Jan. 30, 2006 -- If you've ever shopped online, you've seen the box provided for "special code" or "promotional code." This magical savings box shows up somewhere between your online "cart" and the act of inputting your credit card information. These offers allow you to enter a series of numbers and letters to receive anything from 25-percent off to free shipping.
These are, in essence, digital coupons provided as incentives to repeat customers or members of the site's rewards programs. You don't have to be a member or a VIP, you just need to know the right combination of letters and numbers that will get you that discount.
In recent years, independent Web sites have cropped up listing promotional codes from stores including amazon.com, americangirl.com, sportsauthority.com and 1800flowers.com. If you are willing to spend a little extra time hunting around these sites, you can save a bundle on a varied and diverse list of products.
The February 2006 Consumer Reports Money Adviser says the Top 5 savings code sites are:
FYI: For this experiment, I used a Hewlett-Packard -- HP -- all-in-one printer as my test product to search for. I searched the model number on all the sites and had varied results.
This site asks you to search by store. I tried searching allonline.com for deals at amazon.com, where I planned to buy the printer, but found the Amazon coupons had nothing to do with printers or HP.
When I entered "HP" in the search terms, allonline.com directed me to the HP shopping site, something I hadn't immediately thought of. There it listed a $10-off coupon or a 20-percent off offer on certain printer models including the model I wanted.
Currentcodes.com allows you a little more search flexibility: You can search either by store or by category. When I entered HP, it told me there were no HP coupon codes available, but did list sitewide offers HP was promoting.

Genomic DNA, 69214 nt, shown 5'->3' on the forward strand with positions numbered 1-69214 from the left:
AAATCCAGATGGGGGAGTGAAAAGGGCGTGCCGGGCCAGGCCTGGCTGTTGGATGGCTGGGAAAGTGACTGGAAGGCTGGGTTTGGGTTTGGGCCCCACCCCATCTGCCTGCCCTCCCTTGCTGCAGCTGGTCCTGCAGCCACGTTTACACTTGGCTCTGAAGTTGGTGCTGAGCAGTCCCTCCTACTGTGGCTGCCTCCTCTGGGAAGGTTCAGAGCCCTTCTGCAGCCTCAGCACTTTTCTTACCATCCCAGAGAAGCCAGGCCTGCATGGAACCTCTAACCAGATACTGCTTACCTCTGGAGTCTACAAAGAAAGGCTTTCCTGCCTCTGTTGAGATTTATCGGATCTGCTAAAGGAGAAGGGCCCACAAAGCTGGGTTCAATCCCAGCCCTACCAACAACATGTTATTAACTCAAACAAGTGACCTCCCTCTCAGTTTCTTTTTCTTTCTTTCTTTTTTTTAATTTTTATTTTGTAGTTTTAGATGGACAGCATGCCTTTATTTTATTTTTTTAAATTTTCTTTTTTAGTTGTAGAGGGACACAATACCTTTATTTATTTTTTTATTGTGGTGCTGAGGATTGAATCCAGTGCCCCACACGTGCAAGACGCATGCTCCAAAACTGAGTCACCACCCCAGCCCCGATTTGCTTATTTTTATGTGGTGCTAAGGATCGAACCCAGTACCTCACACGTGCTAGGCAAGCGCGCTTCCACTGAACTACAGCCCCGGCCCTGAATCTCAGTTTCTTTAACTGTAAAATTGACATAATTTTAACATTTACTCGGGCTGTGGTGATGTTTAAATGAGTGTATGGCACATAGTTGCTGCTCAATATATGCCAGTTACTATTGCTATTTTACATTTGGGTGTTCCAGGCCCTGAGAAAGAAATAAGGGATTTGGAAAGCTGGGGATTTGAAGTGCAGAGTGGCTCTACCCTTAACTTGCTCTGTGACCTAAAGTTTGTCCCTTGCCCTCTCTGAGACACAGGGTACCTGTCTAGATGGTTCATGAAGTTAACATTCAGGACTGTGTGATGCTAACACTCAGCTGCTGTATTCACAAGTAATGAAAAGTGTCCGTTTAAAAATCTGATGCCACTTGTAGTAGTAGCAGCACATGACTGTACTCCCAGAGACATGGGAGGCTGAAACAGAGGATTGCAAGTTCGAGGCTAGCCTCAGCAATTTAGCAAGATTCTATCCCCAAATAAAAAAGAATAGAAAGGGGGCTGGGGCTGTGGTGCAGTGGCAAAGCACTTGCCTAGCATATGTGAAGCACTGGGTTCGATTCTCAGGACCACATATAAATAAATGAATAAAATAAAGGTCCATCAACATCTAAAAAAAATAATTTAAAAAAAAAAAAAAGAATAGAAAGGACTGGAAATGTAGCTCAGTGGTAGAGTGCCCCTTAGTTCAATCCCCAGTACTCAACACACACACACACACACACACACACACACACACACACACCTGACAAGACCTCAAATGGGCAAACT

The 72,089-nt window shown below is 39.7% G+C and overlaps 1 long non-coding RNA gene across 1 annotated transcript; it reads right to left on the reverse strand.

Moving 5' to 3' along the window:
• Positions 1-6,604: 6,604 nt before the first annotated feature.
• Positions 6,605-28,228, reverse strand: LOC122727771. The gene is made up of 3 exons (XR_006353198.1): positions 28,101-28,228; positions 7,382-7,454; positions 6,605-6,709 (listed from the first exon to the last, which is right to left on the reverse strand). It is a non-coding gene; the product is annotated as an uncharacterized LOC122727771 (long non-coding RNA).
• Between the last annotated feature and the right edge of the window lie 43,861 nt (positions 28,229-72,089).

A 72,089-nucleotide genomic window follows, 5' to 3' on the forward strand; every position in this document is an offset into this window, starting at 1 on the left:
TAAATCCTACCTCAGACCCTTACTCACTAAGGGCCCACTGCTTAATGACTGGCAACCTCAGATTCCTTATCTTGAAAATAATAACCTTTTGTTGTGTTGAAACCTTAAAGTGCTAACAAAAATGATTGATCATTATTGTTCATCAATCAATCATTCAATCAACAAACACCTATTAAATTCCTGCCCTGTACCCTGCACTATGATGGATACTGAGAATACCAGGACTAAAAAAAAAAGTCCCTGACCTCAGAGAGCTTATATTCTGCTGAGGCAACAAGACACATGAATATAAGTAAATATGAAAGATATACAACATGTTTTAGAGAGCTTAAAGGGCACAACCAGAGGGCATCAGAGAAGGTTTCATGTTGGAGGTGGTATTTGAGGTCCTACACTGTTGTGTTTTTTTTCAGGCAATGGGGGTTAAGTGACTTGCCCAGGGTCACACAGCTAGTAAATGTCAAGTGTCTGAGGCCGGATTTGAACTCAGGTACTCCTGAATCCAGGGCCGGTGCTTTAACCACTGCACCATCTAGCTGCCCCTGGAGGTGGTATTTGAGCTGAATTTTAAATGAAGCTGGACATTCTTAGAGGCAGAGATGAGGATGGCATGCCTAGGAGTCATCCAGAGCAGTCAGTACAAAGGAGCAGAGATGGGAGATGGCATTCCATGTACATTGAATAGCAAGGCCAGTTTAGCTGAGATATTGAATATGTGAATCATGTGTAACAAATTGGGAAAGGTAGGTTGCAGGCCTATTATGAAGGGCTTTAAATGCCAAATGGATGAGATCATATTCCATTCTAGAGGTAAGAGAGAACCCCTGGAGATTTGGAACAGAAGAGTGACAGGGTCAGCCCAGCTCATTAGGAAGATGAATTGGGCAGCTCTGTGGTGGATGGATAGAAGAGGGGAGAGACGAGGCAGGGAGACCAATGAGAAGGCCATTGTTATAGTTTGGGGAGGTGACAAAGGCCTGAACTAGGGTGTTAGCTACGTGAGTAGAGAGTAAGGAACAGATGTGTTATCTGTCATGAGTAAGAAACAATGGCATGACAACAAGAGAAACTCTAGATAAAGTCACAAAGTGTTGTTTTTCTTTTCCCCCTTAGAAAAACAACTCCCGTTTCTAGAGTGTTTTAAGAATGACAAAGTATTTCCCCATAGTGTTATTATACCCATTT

Findsavings.com lets you search by product, and it has a professional and organized interface. But for the HP printer model I desired, my quest turned up empty. Findsavings.com offered a $100 rebate for a different HP printer and when searching printers in general it came up with four alternative printer coupons. This site ties into a shopping site, so be sure it is offering you actual discount codes and not just links to third-party partner sites.
The Consumer Reports article lists keycode.com as the best online coupon code site. The layout of the site is incredibly user-friendly. You can search for a specific product, browse categories and merchants, and see nice graphical images of featured deals. When I searched for my HP printer, keycode.com had some HP deals, but none that would work for my specific printer.
Slickdeals.net is more like a blog. Specifically, each recent day has a listing of current or new offers. The site offers a way to search by product, category and manufacturer. There is also a sitewide search. Slickdeals.net seemed to be most up to date and responsive to current offers. It had less of a shopping or promotional feel, and I found the best offer for my printer on slickdeals.net. Searching Hewlett-Packard -- it didn't recognize "HP" -- I found a $20-off code that worked for me on the HP site.
I searched for "coupon codes" and "savings codes" online and got millions of results. Of the results I looked at, epinions.com, the online shopping referral site, had a resource page devoted to the topic. This included recent code lists from contributors. Be sure to check the dates on any information about codes because most of these deals expire after a few months.
One other site I liked was momsview.com. It had a very searchable database of codes and offered a ton of up-to-date coupons.
Overall strategy when using codes:
Search online for "coupon code" or "savings code" and the brand of the product you want to buy. This tactic may take you to an obscure site that has a code pertinent to your product, especially if you are buying something unusual.
Search multiple sites before you buy. Some of these sites rely on the public to input deals; others have staff that comb through sites looking for deals. There is a lot of variance from site to site on the deals you can find.
Check the dates listed with any codes. If you go through the checkout process and enter a code that's expired, the site should pop up an error telling you the code is no good.
Make sure you are actually getting a deal. Some of these offers are not actually discount codes, but just links to a third-party e-tailer who may or may not have a good price on an item. Before you confirm your purchase, an actual code should be listed with the price, sales tax and shipping as a discount ("20 dollars off the printer with code 2sgr43").
Some codes and discounts can be combined. Check the front page of the company's Web site to see whether any other offers are available.
If you clip coupons in the newspaper or magazines, look for online codes. Many brick and mortar retailers prefer you visit their online stores and try to encourage customers to buy online.